The vapour described above will become, I believe, should experience confirm its safety, of general application as an anæsthetic for short operations; for long operations it will probably not replace the heavier anæsthetics. I am indebted to Mr. Ernest Chapman for the suggestion of the abbreviated name hydramyle.
PHYSIOLOGICAL NOTES. In the course of the researches detailed in the preceding pages I have again, as in previous researches, been led to notice certain simple facts which lic in the path of inquiry, and which, though not necessarily belonging to it, are too prominent to be passed by without notice. I shall therefore offer a few notes bearing on three topics ; and this the more readily, because it is rarely the case that so many eminent physiologists as are now present, each ono interested in the subjects to be named, meet together to take part in discussion,
EFFECT OF SOME NARCOTIC VAPOURS ON THE MINUTE CIRCULATION OF THE BLOOD.
I have taken occasion several times to observe the effect of narcotic vapours on the minute circulation of the blood. I prefer to use the term “minute circulation” because it embraces the minuto arterial and venous, as well as the capillary circulation.
In these researches the web of the foot of the frog was selected for observation, and I think on the whole with advantage. The following particulars were carried out in every case :
(a) A large healthy frog was chosen, and one in which the web was very clear. (6) The same microscopic power, and that low--the inch or half-inch object-glass and A eye-piece (Ross)—was always employed. (c) The temperature of the air was kept the same during periods of observation, and the work was conducted during the same hours each day, viz. between the hours of 2 and 5 P.M. (d) The observations were never hurried ; they occupied an average of three hours each, and every change of scene in the vessels through the various stages of narcotism and of recovery were carefully and systema
tically noted. (e) The animals were placed for narcotism in the small glass chamber now before the Members. The chamber as it is was finally constructed, after many essays, by my friend Dr. Sedgwick, and it answered admirably. The animal was placed, without any restraint, in the chamber; one foot was then gently drawn out on to the stage attached to the chamber, and the web was extended over the small glass plate. The animal being thus prepared, the web was brought under the microscope and the circulation examined. (f) The part of the circulation to be observed was so selected as to include a good view of an artery, a vein, and the smaller intermediate capillary vessels. (g) When the natural condition of the circulation was well observed the chamber was closed by the sliding cover, and through it the narcotic vapour, the effect of which upon the circulation was to be investigated, was gently passed. The vapour was driven orer with hand-bellows from a small Junker's apparatus, manufactured by Messrs. Krohne and Sesemann*. By counting the strokes of the bellows it was possible to maintain the same current of vapour at all times. (h) And lastly, the web was sustained in the same condition of moisture, so as to prevent errors of observation due to evaporation from the tissues.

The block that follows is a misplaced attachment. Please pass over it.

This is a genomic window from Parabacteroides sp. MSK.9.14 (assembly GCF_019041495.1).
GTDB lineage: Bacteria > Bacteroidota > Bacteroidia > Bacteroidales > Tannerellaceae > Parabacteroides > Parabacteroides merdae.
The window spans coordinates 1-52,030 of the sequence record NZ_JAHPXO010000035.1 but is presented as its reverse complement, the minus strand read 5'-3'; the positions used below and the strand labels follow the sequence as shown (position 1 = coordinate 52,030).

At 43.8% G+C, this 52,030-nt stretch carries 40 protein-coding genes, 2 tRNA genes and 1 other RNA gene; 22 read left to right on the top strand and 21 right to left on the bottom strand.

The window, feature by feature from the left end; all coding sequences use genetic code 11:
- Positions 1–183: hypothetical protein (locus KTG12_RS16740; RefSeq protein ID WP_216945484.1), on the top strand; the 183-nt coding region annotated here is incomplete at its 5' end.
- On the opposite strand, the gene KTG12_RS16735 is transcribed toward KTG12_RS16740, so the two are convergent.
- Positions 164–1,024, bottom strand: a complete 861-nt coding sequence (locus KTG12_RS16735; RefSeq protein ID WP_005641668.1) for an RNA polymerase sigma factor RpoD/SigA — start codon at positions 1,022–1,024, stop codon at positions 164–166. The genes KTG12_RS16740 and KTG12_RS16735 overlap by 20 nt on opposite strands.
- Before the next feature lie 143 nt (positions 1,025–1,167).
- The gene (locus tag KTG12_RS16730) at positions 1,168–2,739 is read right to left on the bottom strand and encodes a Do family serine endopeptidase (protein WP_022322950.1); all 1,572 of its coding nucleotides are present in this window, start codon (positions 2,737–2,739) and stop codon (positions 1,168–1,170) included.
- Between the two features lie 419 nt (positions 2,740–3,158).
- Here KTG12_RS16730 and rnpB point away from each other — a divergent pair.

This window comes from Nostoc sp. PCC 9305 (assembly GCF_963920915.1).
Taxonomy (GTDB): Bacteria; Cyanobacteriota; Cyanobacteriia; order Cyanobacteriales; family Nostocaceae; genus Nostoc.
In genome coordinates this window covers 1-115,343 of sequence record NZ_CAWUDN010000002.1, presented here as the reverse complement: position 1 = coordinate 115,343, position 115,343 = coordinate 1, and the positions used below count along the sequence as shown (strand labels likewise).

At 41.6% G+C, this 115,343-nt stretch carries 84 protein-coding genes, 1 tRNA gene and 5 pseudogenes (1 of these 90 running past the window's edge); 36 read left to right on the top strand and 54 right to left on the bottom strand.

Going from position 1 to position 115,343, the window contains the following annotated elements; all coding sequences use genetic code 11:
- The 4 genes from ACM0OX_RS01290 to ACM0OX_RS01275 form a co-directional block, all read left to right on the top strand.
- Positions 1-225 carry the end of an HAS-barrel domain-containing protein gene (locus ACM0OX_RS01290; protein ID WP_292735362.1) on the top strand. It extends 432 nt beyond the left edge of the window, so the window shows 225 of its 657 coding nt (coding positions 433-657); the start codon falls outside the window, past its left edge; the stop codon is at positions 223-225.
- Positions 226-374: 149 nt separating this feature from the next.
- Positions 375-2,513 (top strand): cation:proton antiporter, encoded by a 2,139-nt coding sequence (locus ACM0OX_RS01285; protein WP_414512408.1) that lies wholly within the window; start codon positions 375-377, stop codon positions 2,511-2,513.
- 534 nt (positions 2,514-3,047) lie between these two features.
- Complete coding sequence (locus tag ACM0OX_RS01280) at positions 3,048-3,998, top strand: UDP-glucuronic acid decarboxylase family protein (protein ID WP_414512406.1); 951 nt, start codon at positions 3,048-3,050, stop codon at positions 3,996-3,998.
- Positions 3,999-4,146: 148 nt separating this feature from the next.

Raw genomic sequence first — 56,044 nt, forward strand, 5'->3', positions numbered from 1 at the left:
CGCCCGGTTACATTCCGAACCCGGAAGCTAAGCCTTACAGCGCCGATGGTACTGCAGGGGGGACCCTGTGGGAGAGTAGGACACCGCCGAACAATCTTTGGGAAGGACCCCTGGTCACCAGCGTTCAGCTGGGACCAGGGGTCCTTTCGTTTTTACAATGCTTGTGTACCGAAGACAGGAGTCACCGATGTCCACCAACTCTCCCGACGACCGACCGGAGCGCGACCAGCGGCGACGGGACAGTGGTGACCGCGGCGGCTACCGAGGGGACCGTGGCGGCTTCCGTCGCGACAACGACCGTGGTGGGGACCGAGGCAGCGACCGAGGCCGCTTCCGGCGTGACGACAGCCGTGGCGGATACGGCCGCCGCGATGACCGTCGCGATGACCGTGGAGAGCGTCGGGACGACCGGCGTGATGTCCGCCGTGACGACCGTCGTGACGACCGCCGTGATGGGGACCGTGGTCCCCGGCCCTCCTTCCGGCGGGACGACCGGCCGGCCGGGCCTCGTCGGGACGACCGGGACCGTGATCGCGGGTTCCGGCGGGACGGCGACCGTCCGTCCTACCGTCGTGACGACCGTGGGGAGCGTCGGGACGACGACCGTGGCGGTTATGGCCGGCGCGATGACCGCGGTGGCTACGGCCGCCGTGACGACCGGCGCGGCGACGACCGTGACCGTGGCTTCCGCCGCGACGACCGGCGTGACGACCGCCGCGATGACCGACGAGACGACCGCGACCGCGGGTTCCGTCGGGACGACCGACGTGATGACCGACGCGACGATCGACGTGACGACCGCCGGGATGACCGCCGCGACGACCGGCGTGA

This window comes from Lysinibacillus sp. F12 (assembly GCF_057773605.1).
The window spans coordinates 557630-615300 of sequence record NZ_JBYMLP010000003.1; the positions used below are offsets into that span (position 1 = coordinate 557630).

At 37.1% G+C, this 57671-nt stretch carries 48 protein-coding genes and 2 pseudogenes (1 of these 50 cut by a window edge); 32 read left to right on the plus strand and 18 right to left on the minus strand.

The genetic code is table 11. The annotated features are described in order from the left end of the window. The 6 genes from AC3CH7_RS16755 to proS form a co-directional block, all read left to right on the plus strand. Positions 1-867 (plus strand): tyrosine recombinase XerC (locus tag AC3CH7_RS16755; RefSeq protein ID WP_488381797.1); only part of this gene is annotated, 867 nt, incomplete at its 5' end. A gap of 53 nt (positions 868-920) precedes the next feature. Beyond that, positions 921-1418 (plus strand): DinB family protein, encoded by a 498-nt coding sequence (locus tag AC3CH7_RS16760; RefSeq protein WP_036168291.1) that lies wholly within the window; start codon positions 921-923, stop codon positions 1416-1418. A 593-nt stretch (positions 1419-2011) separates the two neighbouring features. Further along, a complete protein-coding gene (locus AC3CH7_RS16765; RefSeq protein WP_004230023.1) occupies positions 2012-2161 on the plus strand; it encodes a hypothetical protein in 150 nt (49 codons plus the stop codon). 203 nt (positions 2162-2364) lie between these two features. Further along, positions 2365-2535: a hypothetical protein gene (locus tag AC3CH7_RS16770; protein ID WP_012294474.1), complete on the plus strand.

Such were the precautions taken; and I am inclined to think they were sufficient, althongh it will be a great satisfaction to me and an aid in my future labours to hear of any amendments or additions that may be suggested. The narcotic vapours used in the research were hydramyle, chloroform, bichloride of methylene, and absolute ether. In some particulars these acted precisely in a similar way, in other particulars they acted in a way more or less peculiar to themselves.
The first fact I would notice as common to the action of all the vapours used is, that no obvious change in the physical characters of the blood-corpuscles, red or white, was ever observable; neither was there any noticeable difference in the relationships of the red and white corpuscles to each other. The red corpuscles held their ways so long as there was motion in the centre of the blood-streams, while the white ones rolled along by the sides of vessels in the same manner as they did before the narcotism.
Another fact common to the action of all the vapours used was, that the first sign of arrested movement of the circulation commenced in every case on the venous side of the circulation, and consisted of a sort of pulsation or to-and-fro movement of the current through the vein ; soon upon this the venous current became obviously slower and the vein dilated, while the arterial current remained, often for a long time, unchanged.
In every case the minute circulation remained long in force after the respiration had entirely ceased, and after all evidence of the continuance of life had entirely ceased. On the average the animals ceased to breathe for one hour and thirty minutes after the deep narcotism had set in ; yet all the while the minute oirculation was still playing with more or less of efficiency, and so long as it continued the chances of recovery were nearly certain. The cessation of the minute circulation was, on the other hand, the sign and proof of irrevocable death.
There was still another effect common to all the narcotics used. The circulation through the capillaries often stopped altogether, and for considerable intervals of time, when the reduction of the circulatory power was greatest. Under this condition the circulation, such as it was, was maintained by the arteries, in which the blood moved to and fro with occasional slow steady
* Dr. Richardson here fitted up the apparatus, including small chamber, hand-bellows, and Junker's bottle, and showed the method by which it was worked.